Now, to be fair, the Universities have built up a large infrastructure of administration that could be cut, but again that is in response to many state mandates, expectations, and reporting and funding requirements needed to maintain what little amount of funding IS coming from the state.

      You misplace the problem when you go for the easy “Universities with run away budgets”! They are struggling to survive at a time when states have decided that it is not worth their money to educate the next generation.

      1. InsideEye May 21, 2013

        I think Mike is more correct on this, My tuition was only $500/semester then, now it would have been $38000/yr. There was no overnite cutback of Government aid back then….. to make tuition this high. I was able to get through graduate and medical school totally paid for by myself and working. Back then 6-10K was a good yearly middle class salary…..that translates to salary 228K today ..median salary…this certainly is not todays median salary for middle class workers!!!!. Buying power has eroded due to taxations for entitlements….think about that.

        1. mah101 May 21, 2013

          Even according to a study done by the National Association of State Budget Officers, the results are clear. State funding for higher education is lower now than at any time in the past 30 years or more. In fact, according to their data, states spend more per prisoner for corrections than they do per student for higher education.

          Universities have tried to make that up through tuition increases, but that is not a sustainable model either. States must change the way they are currently funding higher education, or the burden will continue to shift to the students.

          1. InsideEye May 21, 2013

            Tis my point, we are paying for services not needed or too much for prison care and other politically correct stuff. I assure you if you paid for your own birth control/condoms you would be more carefull in controlling you passions….rambling. Suppose we had an extra 20-30 K in our pockets we would make the better choices… assuming we were all at the median of 200K. but we did not even keep up with tuition increases. Tuition increased 38X ..our salaries did not do so over the years., even if it did, the extra taxes….. had eaten into it.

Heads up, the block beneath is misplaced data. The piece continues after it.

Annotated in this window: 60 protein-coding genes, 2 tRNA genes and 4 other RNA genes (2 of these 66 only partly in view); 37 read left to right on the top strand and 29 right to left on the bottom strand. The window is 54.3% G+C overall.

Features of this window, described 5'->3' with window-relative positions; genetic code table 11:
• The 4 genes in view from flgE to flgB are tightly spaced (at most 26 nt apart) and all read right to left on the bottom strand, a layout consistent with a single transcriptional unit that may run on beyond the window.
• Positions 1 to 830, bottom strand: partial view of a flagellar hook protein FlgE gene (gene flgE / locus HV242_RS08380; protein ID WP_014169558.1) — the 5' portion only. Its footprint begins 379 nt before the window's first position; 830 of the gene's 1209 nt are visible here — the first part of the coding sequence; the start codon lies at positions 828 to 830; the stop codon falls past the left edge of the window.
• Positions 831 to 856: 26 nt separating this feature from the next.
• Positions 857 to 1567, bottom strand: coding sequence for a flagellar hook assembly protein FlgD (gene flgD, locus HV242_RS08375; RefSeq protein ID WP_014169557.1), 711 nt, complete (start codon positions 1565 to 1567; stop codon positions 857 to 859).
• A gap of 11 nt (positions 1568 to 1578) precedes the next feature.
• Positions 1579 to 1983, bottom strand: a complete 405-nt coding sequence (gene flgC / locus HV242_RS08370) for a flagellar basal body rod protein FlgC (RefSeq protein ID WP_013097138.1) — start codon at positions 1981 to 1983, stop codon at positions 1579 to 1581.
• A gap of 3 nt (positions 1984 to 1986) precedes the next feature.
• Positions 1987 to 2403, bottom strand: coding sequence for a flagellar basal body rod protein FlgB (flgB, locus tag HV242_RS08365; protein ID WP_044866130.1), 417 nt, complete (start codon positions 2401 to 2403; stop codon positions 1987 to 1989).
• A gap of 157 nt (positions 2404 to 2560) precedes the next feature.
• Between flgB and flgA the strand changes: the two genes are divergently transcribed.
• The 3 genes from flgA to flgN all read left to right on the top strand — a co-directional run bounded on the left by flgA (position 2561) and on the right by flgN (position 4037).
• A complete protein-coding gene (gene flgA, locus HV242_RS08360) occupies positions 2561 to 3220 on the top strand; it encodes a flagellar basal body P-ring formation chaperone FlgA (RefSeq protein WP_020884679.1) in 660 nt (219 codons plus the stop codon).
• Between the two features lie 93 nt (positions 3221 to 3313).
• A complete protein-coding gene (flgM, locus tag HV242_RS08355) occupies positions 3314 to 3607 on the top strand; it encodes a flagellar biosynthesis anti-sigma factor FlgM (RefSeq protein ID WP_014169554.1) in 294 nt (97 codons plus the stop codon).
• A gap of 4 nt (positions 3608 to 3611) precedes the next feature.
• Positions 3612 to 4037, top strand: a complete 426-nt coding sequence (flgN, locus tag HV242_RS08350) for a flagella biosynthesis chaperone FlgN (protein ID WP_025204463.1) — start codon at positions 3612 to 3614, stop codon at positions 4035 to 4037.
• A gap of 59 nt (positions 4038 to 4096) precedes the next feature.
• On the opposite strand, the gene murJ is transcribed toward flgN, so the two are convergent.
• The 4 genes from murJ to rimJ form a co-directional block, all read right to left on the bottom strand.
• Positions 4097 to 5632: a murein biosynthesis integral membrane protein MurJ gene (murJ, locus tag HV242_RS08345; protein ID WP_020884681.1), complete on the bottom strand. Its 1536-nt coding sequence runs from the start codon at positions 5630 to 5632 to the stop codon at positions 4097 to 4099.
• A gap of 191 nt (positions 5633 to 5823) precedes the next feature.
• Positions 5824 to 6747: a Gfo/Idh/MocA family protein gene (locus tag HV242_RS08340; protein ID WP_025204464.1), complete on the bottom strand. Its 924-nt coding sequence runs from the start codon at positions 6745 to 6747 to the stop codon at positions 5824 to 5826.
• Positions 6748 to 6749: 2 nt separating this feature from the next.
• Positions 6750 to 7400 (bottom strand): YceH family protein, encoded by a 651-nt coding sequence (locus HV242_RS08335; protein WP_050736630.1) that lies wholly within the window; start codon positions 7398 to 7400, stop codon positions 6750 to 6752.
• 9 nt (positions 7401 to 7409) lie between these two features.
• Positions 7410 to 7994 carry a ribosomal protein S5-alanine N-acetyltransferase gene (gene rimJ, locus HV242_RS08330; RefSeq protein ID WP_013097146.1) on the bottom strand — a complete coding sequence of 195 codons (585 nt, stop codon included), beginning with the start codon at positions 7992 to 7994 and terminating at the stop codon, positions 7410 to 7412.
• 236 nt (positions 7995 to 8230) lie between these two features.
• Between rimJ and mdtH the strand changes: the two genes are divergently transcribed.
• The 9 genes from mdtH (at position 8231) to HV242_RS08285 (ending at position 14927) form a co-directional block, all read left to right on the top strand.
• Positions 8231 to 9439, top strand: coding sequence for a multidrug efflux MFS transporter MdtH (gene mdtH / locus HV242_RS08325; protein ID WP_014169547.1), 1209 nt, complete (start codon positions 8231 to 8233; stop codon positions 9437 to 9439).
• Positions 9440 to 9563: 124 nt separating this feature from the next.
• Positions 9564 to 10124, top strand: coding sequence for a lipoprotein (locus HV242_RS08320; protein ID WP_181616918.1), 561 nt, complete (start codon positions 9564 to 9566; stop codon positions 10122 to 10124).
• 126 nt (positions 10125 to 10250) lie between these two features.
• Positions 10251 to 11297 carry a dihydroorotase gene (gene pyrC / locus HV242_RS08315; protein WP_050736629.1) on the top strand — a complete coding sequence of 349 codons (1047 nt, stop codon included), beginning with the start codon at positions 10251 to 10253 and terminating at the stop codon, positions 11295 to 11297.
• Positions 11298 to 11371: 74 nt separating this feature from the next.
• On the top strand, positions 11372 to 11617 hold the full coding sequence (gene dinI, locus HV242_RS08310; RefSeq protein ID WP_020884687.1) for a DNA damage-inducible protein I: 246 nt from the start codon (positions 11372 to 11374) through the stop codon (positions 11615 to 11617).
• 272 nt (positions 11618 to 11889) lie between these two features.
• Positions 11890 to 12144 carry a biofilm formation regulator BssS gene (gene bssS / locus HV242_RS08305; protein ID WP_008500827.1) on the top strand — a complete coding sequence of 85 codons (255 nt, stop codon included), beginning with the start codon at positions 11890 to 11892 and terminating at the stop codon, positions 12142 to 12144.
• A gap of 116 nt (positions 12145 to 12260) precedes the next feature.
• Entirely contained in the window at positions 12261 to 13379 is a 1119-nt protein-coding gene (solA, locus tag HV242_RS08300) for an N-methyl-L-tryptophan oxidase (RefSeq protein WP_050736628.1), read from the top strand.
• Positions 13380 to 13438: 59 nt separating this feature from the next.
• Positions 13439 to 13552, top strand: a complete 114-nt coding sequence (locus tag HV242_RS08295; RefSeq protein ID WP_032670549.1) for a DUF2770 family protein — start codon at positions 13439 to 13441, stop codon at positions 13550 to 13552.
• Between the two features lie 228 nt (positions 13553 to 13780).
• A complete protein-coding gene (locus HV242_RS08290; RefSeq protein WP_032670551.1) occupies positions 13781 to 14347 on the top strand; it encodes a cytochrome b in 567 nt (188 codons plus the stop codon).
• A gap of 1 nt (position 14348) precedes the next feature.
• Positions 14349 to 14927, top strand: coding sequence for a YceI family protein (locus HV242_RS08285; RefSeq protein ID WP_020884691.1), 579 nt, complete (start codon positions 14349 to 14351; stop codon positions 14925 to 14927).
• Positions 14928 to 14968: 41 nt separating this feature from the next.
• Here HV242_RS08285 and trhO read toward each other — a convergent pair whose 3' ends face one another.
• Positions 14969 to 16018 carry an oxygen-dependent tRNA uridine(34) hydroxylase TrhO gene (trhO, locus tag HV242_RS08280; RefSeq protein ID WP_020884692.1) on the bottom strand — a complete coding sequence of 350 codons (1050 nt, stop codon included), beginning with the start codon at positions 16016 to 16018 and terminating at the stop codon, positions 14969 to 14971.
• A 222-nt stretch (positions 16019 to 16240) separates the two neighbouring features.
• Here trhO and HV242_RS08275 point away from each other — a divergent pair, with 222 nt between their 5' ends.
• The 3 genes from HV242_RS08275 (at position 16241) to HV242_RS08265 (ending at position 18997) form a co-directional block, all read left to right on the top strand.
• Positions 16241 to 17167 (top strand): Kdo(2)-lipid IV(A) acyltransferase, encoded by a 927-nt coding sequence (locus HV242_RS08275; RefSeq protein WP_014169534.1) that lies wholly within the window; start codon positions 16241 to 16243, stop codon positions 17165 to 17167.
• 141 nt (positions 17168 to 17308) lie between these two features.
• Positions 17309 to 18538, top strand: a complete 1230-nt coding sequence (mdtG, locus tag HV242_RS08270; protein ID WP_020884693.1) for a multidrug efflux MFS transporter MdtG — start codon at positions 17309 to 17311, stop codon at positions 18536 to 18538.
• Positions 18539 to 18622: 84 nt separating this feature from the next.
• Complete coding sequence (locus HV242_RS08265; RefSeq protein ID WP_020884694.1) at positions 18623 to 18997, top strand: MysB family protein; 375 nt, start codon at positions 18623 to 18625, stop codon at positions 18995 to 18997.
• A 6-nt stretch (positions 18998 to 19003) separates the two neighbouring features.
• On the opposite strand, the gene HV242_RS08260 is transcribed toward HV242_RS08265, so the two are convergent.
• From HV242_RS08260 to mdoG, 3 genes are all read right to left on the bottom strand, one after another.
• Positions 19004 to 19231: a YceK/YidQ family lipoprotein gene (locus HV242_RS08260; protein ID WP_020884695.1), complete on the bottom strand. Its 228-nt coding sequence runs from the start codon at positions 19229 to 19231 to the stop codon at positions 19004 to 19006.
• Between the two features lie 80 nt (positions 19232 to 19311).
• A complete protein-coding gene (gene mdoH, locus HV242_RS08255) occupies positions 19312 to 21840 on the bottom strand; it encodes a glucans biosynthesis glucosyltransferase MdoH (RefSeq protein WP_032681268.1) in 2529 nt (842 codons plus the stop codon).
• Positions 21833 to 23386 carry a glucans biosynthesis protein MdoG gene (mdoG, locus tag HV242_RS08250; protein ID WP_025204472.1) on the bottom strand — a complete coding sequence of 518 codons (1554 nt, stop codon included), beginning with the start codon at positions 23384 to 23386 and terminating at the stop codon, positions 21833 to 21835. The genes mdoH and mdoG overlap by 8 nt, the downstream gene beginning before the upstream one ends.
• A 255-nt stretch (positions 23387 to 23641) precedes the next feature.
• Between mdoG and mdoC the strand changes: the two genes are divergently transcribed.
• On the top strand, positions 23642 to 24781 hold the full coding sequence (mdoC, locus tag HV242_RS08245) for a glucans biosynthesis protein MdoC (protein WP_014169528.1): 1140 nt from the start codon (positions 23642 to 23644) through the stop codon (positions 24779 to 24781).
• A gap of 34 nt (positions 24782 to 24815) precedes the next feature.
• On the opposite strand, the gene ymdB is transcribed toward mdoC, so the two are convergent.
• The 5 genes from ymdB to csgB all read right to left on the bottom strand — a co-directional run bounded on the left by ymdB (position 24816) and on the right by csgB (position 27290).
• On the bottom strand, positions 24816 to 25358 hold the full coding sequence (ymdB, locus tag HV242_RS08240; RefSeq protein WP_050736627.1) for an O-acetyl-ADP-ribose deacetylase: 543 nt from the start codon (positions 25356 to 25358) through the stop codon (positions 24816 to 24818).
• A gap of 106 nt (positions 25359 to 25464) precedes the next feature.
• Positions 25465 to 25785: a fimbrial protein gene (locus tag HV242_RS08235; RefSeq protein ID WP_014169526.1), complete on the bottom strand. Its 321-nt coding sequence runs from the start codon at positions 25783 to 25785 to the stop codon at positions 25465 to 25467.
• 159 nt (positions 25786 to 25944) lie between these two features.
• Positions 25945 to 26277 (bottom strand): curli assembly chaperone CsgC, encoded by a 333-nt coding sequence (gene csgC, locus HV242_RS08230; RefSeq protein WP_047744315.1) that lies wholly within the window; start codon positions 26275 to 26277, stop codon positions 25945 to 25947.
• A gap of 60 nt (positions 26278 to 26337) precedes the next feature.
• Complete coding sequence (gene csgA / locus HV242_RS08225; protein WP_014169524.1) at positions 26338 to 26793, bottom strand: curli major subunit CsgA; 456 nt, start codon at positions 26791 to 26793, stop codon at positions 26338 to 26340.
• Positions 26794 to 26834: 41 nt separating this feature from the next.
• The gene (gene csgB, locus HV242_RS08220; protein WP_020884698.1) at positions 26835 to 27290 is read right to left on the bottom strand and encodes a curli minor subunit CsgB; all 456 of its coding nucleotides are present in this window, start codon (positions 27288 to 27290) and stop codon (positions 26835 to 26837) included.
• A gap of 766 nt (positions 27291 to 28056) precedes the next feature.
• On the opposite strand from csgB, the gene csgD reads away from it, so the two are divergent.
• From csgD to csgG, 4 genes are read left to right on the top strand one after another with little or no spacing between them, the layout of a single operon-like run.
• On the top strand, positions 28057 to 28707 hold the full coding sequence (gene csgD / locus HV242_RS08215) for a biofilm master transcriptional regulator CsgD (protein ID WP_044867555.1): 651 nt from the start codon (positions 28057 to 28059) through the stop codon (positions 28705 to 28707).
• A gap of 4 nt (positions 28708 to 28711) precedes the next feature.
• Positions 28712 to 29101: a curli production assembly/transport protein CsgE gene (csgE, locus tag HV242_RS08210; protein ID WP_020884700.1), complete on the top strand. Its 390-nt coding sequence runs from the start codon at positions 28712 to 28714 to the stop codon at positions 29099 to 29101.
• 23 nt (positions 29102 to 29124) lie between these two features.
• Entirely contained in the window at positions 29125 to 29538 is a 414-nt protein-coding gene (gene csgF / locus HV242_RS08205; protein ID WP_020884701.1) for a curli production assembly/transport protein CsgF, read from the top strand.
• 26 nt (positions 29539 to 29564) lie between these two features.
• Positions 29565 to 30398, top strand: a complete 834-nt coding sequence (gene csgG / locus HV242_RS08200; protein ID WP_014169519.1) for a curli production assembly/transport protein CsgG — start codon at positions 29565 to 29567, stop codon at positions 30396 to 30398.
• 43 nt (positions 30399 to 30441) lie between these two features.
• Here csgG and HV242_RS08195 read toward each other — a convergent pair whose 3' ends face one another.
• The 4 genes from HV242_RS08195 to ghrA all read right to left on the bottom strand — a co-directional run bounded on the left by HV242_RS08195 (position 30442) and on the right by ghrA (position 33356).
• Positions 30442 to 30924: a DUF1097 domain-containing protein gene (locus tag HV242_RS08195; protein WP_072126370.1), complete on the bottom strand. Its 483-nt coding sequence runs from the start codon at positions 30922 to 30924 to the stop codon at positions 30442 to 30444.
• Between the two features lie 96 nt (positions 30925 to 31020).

2. mah101 May 21, 2013

            Inside, condoms aren’t covered by medical insurance, and there are widespread and valid medical reasons for birth control being available for women other than simply control over reproduction. Not to mention that control of reproduction has a significant impact on women’s quality of life.

          3. InsideEye May 21, 2013

            Would you not concede that 99% of “Health Issues” are for remediation of pregnancy.

          4. mah101 May 21, 2013

            I find this to be a spurious argument when the topic is access to education. I do not agree that we are a society that must choose between health care and education. We invest in our people – they are our greatest wealth and source of future prosperity. To do otherwise is harmful, poor policy, and a response to misplaced causality.

            I do not know what percentage of health issues are treated with birth control hormones. However, I personally have known several women who have taken birth control pills in order to regulate endometriosis. Further, I find that the ability to control their own reproduction provides opportunities for women to reach other potentials and provide other benefits to society.

            It seems your argument is predicated on a belief that it is so called “entitlements” that are at the heart of our financial problems. That would be misplaced causality as well.
            Can those programs be reformed? Sure. Are we really a nation of moochers looking for our handout? No.

            We are a nation that benefits when all have access to health care. When all have access to education to develop their potential. When all have the ability to grow, prosper, and contribute.

            It is my firm belief that investing in our people, their education, their opportunities, their health, is at the heart of our prosperity.

          5. InsideEye May 21, 2013

            I agree. it slipped in as a side issue, But …Womens health care is taken care of by normal health insurance. I see abortion as a political tool and is used mainly as a way to correct failed contraception…..although I do also think it is a right for a woman to choose this. ….but it is not a Right as an entitlement.

          6. mah101 May 21, 2013